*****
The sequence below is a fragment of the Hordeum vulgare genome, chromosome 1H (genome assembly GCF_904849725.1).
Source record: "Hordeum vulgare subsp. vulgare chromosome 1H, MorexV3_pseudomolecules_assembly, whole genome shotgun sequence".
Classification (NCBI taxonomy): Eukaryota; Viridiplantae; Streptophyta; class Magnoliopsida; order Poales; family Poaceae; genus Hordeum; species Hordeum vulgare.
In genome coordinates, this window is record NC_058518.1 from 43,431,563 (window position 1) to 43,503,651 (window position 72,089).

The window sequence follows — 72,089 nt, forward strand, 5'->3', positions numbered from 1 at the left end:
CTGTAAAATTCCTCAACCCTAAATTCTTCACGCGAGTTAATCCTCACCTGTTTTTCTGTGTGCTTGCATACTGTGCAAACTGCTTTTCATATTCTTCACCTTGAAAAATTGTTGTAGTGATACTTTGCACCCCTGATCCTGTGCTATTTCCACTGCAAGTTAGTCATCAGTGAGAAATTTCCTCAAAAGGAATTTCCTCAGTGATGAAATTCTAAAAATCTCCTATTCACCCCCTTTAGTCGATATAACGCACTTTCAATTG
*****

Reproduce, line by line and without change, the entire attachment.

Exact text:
The sequence below is a fragment of the Hordeum vulgare genome, chromosome 1H (genome assembly GCF_904849725.1).
Source record: "Hordeum vulgare subsp. vulgare chromosome 1H, MorexV3_pseudomolecules_assembly, whole genome shotgun sequence".
Classification (NCBI taxonomy): Eukaryota; Viridiplantae; Streptophyta; class Magnoliopsida; order Poales; family Poaceae; genus Hordeum; species Hordeum vulgare.
In genome coordinates, this window is record NC_058518.1 from 43,431,563 (window position 1) to 43,503,651 (window position 72,089).

The window sequence follows — 72,089 nt, forward strand, 5'->3', positions numbered from 1 at the left end:
CTGTAAAATTCCTCAACCCTAAATTCTTCACGCGAGTTAATCCTCACCTGTTTTTCTGTGTGCTTGCATACTGTGCAAACTGCTTTTCATATTCTTCACCTTGAAAAATTGTTGTAGTGATACTTTGCACCCCTGATCCTGTGCTATTTCCACTGCAAGTTAGTCATCAGTGAGAAATTTCCTCAAAAGGAATTTCCTCAGTGATGAAATTCTAAAAATCTCCTATTCACCCCCTTTAGTCGATATAACGCACTTTCAATTG